You arrive at the edge of a glade, in the shadow of a tall forest, and the path you have followed twists out of sight into the ancient woods. The quick breath of your steed reveals that he too has detected the malice that surely awaits you. With one hand on the reins, the other gripping the worn leather of your sword handle, you pass the first line of trees. Almost at once you become aware of a stone wall, ornately carved, nearly covered in vines that parallels your path. There is no wind, but your nostrils are greeted with the smell of decay, ageless and cloying. Soon, however, it is replaced by something unexpected — yes, I sense it too — chocolate, followed by buttered corn and peas. Mom must be home! And she’s making dinner!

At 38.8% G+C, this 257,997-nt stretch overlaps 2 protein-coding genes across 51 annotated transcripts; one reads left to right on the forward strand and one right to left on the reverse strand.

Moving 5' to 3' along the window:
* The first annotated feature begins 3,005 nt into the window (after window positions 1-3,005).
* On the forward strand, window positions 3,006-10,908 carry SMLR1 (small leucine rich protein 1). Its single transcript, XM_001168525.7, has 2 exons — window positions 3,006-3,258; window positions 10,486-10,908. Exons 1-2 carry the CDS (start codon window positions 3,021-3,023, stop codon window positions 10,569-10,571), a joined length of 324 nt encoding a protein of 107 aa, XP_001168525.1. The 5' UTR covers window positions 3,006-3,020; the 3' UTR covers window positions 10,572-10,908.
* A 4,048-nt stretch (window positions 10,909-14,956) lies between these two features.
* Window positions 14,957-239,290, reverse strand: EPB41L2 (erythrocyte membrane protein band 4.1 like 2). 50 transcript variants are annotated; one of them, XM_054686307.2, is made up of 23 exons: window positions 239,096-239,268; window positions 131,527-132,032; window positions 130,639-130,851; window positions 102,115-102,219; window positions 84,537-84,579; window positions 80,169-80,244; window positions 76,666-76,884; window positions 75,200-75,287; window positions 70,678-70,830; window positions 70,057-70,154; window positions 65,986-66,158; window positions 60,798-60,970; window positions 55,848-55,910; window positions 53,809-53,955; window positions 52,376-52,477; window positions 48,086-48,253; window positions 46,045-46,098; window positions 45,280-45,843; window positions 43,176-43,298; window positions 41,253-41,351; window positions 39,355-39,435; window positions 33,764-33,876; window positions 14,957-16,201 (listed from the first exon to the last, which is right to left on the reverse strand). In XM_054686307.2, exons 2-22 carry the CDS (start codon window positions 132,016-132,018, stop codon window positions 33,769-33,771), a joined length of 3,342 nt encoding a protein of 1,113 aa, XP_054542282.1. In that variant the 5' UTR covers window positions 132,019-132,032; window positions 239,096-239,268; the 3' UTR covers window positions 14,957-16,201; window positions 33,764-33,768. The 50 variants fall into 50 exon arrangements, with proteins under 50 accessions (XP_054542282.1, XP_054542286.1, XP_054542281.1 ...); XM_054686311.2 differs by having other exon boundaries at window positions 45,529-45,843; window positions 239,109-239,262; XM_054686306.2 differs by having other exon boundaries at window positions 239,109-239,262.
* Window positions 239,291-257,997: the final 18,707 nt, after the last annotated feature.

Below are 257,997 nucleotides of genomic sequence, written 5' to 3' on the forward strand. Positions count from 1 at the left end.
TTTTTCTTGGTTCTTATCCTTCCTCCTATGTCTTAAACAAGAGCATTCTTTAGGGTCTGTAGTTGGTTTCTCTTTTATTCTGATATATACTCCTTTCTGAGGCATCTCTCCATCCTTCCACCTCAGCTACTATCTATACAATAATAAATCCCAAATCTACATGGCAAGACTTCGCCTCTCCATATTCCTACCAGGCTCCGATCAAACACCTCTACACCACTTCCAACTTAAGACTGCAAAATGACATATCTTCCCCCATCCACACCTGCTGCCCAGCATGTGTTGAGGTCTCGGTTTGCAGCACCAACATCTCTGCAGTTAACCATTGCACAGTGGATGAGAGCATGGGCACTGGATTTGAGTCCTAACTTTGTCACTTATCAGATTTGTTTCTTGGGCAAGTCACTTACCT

For a satisfying experience, brew this Chinese green tea using water at about 160 degrees. You can get there one of two ways: heat your water to a boil and let it sit for a couple minutes before you pour it over your leaves, or just heat it until it starts to steam. The choice is yours. Be careful not to steep it for more than 2 and a half minutes. Hang onto the leaves as this tea is great for a second or even third infusion — we usually double the steeping time with each additional round.